Travel notes: the ‘Servidor’ or the ‘Coffin Hotel Door’

After I stayed at the Hotel Pennsylvania in New York City in May, I wrote a little review of my experience, and the most interesting comment was posted below it, just today. I had wondered: what’s with the door? I had never seen a door like this in a hotel… Considering that it’s not a particularly attractive feature in a bizarre and rundown hotel, I assumed it was something negative.

But no, I am informed, and I love when my assumptions are challenged. This is a fine example of the little-known Servidor, or Coffin Door, found only in the most luxurious hotels in New York City in the 20s!

This article explains that Hotel Syracuse, opened in 1924, had them (and still have some of them). And the Hotel Pennsylvania, apparently grand in its original days, also had them.

Apparently, they were a security feature that allowed guests to leave their drycleaning in the compartment behind the door, which could be picked up without the guests having to open or unlock the full door. It could also be used for mail, cigars and packages. And served as natural ventilation with vents at the top and bottom.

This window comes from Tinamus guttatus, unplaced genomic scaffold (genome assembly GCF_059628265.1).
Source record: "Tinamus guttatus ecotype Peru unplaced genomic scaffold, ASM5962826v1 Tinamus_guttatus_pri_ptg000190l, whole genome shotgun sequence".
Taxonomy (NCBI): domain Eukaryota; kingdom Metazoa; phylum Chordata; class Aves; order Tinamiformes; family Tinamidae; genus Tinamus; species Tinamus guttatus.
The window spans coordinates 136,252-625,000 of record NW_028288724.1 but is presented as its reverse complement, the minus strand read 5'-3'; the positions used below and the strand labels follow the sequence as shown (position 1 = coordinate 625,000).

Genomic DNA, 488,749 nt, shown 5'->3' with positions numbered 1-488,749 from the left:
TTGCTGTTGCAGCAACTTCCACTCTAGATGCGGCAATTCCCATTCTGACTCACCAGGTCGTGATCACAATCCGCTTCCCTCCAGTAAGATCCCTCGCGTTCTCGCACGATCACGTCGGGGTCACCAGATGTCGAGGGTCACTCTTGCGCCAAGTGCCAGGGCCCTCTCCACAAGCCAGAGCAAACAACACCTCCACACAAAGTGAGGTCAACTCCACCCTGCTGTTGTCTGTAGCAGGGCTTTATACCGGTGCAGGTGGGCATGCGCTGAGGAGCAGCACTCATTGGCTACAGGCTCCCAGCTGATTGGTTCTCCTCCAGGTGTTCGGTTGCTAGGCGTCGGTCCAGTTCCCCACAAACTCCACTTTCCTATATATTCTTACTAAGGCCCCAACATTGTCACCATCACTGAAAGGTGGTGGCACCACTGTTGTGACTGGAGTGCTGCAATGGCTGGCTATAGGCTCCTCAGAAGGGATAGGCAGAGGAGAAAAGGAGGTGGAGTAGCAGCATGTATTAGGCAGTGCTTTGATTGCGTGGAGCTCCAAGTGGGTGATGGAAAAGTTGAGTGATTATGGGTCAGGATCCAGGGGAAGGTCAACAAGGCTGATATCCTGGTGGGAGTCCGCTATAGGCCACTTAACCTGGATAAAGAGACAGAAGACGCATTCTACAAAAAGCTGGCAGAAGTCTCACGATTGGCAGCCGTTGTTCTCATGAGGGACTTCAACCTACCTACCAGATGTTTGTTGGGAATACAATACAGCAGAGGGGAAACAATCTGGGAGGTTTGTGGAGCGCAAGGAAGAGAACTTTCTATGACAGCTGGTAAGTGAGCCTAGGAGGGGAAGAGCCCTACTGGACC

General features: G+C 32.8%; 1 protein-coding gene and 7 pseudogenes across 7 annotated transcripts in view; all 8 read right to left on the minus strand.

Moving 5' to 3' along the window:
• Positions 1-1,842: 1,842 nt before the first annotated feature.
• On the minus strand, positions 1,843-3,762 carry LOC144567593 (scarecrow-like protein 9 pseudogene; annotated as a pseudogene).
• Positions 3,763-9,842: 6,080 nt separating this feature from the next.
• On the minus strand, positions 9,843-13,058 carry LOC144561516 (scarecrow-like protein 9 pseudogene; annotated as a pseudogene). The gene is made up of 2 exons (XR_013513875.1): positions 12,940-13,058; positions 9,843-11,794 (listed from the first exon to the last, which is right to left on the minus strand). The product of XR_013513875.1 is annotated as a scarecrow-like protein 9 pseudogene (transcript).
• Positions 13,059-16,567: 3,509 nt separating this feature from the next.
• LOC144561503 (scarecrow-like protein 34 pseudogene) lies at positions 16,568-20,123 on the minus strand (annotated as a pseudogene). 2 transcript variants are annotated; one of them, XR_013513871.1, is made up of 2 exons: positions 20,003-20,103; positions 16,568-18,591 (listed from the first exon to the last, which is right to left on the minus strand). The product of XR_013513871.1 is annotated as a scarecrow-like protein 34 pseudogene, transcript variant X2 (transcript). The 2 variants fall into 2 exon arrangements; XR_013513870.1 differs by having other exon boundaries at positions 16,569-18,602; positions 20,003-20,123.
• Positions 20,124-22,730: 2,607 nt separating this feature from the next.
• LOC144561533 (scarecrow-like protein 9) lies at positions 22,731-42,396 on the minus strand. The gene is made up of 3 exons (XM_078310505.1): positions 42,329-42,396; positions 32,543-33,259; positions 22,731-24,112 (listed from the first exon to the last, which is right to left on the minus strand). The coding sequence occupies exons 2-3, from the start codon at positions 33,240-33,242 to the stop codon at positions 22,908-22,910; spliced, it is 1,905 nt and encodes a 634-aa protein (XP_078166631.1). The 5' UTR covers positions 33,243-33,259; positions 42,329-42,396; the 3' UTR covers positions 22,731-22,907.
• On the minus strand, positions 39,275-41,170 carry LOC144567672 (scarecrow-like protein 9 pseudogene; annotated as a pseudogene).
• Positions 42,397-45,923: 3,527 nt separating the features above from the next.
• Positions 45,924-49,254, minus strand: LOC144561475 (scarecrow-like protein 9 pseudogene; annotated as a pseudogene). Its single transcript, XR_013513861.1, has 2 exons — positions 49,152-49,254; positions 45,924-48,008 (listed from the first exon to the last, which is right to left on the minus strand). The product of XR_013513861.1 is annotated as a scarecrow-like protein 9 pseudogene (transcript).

Check out this fantastic brochure from the Servidor company from 2017; I would assume they would have been horrified that they also became known as Coffin Doors.

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2 Responses to Travel notes: the ‘Servidor’ or the ‘Coffin Hotel Door’

  1. Carri says:

    I have seen these in two historic hotels in Milwaukee….. and had several arguments on their purpose – laundry or ventilation. Funny to find they were used for both. Thanks so much for the research!

    • andyq says:

      That’s so great that you found the information amusing! I was inspired by Steven, from his comments on my review of the Hotel Pennsylvania, to look up servidors and find out what they were about. To the modern eye, they really do look strange…

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